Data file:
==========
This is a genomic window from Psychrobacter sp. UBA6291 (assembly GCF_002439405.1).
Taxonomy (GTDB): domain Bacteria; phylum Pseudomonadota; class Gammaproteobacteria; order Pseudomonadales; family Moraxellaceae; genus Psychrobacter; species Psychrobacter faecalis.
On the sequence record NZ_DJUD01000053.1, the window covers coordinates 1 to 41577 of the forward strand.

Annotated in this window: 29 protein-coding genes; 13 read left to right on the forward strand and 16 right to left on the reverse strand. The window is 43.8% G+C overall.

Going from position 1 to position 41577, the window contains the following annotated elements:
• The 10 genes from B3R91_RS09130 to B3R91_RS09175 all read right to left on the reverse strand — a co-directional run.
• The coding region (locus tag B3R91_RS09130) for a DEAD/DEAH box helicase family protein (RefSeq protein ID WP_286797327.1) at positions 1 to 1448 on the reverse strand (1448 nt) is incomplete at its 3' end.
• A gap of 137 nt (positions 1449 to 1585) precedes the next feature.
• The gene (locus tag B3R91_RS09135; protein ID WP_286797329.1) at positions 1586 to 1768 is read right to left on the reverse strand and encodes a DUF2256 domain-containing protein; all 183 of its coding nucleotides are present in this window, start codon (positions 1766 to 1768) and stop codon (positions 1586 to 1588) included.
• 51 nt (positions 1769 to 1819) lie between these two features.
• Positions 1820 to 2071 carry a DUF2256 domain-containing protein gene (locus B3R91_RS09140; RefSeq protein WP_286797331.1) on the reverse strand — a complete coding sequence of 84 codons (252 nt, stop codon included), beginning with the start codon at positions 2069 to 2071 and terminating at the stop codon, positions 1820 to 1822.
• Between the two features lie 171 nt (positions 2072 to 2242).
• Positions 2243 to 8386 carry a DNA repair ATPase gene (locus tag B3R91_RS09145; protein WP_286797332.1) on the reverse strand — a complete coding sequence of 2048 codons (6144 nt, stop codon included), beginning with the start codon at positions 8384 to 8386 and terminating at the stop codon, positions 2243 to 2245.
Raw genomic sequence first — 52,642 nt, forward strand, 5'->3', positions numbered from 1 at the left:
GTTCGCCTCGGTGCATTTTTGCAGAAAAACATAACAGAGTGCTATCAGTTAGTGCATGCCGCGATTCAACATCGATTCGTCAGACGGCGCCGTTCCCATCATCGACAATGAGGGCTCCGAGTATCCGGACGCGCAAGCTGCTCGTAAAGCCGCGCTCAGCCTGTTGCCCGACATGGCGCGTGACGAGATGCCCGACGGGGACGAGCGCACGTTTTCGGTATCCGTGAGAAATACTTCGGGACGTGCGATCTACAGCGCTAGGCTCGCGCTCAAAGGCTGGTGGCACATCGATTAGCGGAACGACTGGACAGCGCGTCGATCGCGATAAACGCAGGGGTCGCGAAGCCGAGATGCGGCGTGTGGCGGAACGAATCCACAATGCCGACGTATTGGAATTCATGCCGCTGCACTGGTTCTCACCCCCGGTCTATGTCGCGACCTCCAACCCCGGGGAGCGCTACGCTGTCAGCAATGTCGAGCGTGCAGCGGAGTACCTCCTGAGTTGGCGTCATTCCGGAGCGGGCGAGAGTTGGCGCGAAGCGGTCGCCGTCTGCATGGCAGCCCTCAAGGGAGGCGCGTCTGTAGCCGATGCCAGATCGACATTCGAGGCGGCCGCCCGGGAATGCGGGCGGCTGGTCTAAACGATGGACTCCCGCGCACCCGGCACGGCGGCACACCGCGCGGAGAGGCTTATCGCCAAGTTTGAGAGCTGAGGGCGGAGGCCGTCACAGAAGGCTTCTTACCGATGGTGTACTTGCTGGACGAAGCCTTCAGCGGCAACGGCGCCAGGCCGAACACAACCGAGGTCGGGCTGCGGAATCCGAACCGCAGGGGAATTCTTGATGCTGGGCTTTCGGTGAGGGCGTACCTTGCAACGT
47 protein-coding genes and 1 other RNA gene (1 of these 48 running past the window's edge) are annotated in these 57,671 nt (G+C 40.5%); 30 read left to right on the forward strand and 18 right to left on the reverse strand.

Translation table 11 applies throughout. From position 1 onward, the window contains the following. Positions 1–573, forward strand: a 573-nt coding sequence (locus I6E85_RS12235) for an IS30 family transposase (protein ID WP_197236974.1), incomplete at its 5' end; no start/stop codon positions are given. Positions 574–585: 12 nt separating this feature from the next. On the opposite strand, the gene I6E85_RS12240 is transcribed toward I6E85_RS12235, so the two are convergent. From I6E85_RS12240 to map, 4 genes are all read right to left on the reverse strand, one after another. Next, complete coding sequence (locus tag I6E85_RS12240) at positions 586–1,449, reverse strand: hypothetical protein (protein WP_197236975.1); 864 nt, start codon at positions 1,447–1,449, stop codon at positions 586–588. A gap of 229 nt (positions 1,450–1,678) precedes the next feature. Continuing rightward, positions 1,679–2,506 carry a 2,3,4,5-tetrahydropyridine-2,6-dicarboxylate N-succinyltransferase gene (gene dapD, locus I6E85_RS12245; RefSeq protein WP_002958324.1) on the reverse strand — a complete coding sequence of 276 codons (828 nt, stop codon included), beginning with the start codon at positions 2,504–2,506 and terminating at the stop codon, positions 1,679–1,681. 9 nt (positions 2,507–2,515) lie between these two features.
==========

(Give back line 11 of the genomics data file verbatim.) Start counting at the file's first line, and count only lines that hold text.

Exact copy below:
• Positions 1820 to 2071 carry a DUF2256 domain-containing protein gene (locus B3R91_RS09140; RefSeq protein WP_286797331.1) on the reverse strand — a complete coding sequence of 84 codons (252 nt, stop codon included), beginning with the start codon at positions 2069 to 2071 and terminating at the stop codon, positions 1820 to 1822.